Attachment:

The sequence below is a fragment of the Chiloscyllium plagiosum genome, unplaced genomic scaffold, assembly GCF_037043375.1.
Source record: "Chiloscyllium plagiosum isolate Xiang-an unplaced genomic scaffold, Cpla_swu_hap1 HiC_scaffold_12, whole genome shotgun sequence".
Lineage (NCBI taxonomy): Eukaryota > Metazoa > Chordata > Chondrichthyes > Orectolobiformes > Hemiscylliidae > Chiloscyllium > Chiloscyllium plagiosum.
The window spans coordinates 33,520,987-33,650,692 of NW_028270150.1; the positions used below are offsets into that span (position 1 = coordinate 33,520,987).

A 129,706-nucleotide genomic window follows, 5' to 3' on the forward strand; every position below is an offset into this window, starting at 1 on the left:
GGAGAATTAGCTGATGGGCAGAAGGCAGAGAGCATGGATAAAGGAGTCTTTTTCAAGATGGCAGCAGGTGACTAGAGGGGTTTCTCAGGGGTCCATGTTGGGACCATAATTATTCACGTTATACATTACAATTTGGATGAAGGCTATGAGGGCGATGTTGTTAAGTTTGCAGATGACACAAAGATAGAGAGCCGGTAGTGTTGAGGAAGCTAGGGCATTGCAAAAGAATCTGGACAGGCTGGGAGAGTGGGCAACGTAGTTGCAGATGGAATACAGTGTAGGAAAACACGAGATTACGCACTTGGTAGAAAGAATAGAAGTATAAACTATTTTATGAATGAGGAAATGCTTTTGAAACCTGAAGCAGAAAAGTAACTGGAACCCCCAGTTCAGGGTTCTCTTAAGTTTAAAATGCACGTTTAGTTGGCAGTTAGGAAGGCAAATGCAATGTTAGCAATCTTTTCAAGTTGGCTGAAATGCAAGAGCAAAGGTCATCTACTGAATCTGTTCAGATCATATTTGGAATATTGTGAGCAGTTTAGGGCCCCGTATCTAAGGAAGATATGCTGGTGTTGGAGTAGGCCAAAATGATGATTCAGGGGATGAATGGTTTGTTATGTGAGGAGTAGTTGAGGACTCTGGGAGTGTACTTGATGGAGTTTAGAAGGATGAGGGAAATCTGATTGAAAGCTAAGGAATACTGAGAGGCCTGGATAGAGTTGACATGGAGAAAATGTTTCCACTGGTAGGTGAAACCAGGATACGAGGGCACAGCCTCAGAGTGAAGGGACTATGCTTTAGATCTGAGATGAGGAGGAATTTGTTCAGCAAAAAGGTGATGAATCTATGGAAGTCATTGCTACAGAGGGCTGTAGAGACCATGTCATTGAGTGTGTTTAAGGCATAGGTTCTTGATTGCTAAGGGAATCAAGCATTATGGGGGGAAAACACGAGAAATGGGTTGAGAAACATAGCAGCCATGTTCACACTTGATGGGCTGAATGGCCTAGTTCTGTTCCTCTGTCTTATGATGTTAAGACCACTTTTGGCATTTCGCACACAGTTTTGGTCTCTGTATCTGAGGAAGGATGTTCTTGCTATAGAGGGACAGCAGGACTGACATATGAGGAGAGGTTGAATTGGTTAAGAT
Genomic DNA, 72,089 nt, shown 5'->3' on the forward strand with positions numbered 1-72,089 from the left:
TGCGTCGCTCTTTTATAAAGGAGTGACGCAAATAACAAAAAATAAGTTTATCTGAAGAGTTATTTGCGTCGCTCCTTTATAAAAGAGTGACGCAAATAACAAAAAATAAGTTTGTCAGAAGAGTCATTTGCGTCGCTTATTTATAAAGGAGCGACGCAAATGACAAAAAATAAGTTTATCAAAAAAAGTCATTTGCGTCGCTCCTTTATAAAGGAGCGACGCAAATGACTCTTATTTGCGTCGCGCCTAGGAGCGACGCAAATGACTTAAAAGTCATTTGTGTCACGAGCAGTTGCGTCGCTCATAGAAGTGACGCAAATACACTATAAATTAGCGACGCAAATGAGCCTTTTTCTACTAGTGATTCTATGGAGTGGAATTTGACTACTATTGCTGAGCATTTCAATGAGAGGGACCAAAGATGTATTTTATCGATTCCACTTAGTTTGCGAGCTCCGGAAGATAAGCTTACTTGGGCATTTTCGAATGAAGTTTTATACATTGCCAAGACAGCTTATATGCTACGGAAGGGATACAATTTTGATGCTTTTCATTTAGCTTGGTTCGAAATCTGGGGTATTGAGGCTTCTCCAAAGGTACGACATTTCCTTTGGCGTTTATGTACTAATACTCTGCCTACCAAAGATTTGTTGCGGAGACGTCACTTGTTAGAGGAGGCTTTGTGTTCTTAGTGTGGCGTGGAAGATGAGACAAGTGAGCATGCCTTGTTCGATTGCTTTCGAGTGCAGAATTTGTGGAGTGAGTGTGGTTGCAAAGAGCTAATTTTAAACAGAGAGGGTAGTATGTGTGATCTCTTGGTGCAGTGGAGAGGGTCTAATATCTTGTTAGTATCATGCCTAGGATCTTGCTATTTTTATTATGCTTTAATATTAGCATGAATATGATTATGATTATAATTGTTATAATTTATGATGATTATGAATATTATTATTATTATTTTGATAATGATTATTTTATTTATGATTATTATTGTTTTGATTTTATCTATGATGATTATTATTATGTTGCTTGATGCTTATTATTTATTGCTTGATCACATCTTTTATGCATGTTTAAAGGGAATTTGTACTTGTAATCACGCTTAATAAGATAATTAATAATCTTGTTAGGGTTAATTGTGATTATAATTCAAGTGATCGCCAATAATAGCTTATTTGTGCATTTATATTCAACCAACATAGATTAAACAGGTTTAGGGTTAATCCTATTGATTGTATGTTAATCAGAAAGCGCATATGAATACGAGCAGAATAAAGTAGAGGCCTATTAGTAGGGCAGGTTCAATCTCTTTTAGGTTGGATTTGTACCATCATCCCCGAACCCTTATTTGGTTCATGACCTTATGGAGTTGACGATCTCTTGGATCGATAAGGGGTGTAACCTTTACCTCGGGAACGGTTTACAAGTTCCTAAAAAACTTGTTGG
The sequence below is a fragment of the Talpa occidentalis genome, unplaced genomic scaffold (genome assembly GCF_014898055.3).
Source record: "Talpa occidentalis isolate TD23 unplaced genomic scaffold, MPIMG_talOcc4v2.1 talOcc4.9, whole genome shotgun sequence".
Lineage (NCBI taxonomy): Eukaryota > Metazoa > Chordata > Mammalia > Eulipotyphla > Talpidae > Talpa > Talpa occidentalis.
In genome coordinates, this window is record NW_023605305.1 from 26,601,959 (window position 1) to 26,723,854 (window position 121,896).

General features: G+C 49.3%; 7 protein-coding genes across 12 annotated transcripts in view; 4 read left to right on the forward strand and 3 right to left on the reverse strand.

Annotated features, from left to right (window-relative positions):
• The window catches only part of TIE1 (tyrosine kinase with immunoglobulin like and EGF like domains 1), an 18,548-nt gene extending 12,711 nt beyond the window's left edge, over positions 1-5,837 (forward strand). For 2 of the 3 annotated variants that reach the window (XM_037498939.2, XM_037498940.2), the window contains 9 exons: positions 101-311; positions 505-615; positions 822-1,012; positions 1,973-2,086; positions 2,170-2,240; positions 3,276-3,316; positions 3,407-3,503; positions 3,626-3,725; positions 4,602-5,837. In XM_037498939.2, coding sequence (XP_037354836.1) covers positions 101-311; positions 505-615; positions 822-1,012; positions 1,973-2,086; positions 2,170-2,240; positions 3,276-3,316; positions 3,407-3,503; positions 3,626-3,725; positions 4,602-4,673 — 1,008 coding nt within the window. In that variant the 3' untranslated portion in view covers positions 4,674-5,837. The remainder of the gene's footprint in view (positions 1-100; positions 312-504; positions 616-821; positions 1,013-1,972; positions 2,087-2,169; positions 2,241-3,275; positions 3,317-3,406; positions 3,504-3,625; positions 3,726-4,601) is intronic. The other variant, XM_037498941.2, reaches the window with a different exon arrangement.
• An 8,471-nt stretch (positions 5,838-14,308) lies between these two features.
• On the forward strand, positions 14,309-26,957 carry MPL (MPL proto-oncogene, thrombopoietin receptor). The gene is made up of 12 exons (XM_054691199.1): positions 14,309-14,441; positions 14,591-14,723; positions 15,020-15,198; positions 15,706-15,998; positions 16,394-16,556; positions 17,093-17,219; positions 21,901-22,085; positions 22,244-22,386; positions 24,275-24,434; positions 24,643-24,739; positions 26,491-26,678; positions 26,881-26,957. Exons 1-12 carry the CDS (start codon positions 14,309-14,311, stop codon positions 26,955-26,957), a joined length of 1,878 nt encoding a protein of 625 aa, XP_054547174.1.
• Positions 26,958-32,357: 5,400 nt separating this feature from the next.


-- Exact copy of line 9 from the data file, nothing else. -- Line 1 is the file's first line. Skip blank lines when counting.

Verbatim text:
The sequence below is a fragment of the Talpa occidentalis genome, unplaced genomic scaffold (genome assembly GCF_014898055.3).